"Almost a month after the Monetary Policy Committee announced a shock 0.5 per cent cut to the base rate, in unison with key central banks around the globe, more than three-quarters of all UK lenders have yet to pass on this reduction to their ever growing number of standard variable rate mortgage customers," says Darren Cook of Moneyfacts.co.uk.
"With mortgage approvals falling to rock-bottom levels and house values continuing to fall to unseen troughs, it is unlikely that mortgage lenders will soon regain their appetite to lend at reasonable levels in the short term. Unfortunately, with this increasing turmoil, the majority of customers currently have no alternative but to switch to their lender's SVR."
Adds Melanie Bien, director of the independent mortgage broker Savills Private Finance: "As further aggressive reductions in base rate occur, we are likely to see even more lenders take longer to pass the reductions on, while others will pass on only part of the reduction.
"Lenders such as Halifax, which traditionally are good at passing on the full reduction, may start taking the opportunity to pass on only part of it – particularly if base rate falls to very low levels, such as 2 per cent.
"Last month, HBOS told customers that it was changing its promise that its SVR would not be any higher than 2 per cent above base rate. From this month, the lender is increasing this margin to 3 per cent. This does not bode well for the future.
"The only way for borrowers to get round this is to opt for a base-rate tracker that is linked to base rate and not the SVR. But be careful: a number of lenders have a collar on their trackers below which your mortgage rate can't fall – so check that you will not be penalised if interest rates drop dramatically."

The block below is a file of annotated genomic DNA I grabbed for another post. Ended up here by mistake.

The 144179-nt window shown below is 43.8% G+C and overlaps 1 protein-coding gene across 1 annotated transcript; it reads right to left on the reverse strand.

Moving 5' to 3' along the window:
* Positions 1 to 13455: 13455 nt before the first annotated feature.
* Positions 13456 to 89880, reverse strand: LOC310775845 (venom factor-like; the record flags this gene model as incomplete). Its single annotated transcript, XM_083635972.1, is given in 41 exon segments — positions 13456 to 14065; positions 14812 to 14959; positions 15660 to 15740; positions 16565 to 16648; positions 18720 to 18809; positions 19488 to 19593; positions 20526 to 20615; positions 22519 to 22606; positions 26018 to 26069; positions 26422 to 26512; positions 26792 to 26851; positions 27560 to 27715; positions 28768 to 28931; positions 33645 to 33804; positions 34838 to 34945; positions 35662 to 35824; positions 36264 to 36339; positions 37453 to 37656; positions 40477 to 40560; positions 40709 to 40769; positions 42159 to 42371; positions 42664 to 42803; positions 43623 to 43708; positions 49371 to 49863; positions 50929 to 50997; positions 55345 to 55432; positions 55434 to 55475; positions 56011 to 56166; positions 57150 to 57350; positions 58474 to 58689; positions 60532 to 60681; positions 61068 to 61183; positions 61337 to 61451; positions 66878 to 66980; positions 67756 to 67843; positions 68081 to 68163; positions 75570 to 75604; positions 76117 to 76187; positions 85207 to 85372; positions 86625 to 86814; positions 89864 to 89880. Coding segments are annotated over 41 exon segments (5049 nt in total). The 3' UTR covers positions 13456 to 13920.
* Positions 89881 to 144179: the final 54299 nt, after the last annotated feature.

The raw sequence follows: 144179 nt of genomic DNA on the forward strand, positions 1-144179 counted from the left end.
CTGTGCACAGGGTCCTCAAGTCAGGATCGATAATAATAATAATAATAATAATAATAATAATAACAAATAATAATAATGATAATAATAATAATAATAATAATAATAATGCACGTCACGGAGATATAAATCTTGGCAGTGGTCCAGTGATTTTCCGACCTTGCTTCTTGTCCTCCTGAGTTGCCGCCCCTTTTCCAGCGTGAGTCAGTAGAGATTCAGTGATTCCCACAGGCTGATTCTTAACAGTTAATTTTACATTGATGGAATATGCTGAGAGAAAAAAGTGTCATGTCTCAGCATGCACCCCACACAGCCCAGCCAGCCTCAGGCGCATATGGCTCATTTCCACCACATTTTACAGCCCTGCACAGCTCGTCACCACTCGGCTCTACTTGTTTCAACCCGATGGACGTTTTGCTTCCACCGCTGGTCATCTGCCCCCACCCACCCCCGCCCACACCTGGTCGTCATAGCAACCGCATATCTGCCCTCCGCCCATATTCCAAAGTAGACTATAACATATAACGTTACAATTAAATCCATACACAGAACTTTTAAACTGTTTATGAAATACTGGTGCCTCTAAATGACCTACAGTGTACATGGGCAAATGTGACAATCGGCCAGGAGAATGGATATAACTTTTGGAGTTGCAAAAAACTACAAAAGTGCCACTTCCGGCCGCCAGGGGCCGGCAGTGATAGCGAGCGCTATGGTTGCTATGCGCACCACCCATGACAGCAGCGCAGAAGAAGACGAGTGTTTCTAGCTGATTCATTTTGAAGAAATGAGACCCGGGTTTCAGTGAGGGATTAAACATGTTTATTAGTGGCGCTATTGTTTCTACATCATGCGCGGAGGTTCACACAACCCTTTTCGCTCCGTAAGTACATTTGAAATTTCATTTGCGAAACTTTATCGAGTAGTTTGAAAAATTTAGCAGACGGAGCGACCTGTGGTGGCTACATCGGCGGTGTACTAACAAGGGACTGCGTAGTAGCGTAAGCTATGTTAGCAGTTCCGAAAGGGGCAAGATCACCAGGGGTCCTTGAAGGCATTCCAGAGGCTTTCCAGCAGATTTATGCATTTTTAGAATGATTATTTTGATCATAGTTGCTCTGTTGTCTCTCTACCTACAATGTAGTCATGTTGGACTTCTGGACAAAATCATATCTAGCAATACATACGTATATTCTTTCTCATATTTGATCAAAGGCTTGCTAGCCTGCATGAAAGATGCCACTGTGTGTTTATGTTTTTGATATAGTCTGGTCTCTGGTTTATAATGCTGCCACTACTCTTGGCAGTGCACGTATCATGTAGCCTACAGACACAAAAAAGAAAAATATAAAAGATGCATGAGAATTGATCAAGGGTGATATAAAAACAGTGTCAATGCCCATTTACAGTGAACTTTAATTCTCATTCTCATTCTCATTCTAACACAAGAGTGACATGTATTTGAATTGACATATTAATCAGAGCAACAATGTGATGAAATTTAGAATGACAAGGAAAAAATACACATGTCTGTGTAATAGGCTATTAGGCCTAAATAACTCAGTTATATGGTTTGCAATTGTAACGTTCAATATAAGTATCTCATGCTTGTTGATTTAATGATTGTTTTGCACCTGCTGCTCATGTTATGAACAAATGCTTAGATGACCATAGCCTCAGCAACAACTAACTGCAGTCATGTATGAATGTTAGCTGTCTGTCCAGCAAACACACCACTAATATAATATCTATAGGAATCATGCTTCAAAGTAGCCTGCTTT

Your current account isn't immune either. Since the Office of Fair Trading began proceedings against unfair bank charges, the way that banks manage and charge you for your current account has been under the spotlight.
Anticipating an unfavourable outcome to the court case – which still trundles on – banks have been increasingly keen to shift customers into fee-paying accounts. Meanwhile, they have also been increasing their fees and introducing new charges.
And that's worth big money. Lloyds TSB charged its current account customers £693m last year, and now that the economy has taken such a fundamental downturn, the banks are even more keen to maximise their earnings.
Kevin Mountford, head of current accounts for the comparison site Moneysupermarket.com, suggests that banks are turning the screws on overdrafts, and that some customers are finding that they have as little as one month to pay back their borrowing.
Moreover, customers who enjoy interest-free overdrafts may soon find themselves being charged interest. And unauthorised borrowing fees may become even more widespread if the order in which money flows into and out of your account suddenly means that you go into the red, thereby incurring a fee.
"Banks face increasing pressure to make money where they can," Mountford says. "They will be suffering due to the fact that on one hand they have to compete in a price-led market, and on the other they are incurring increasing regulatory costs.
"Some profit-related initiatives will be introduced using more stealth methods such as reducing in-credit interest on current accounts while increasing overdraft rates – a trend we are already starting to see [see table, above right]."
Mountford adds: "The question is: how far can banks go before they push customers to wake up to the extra costs and switch?"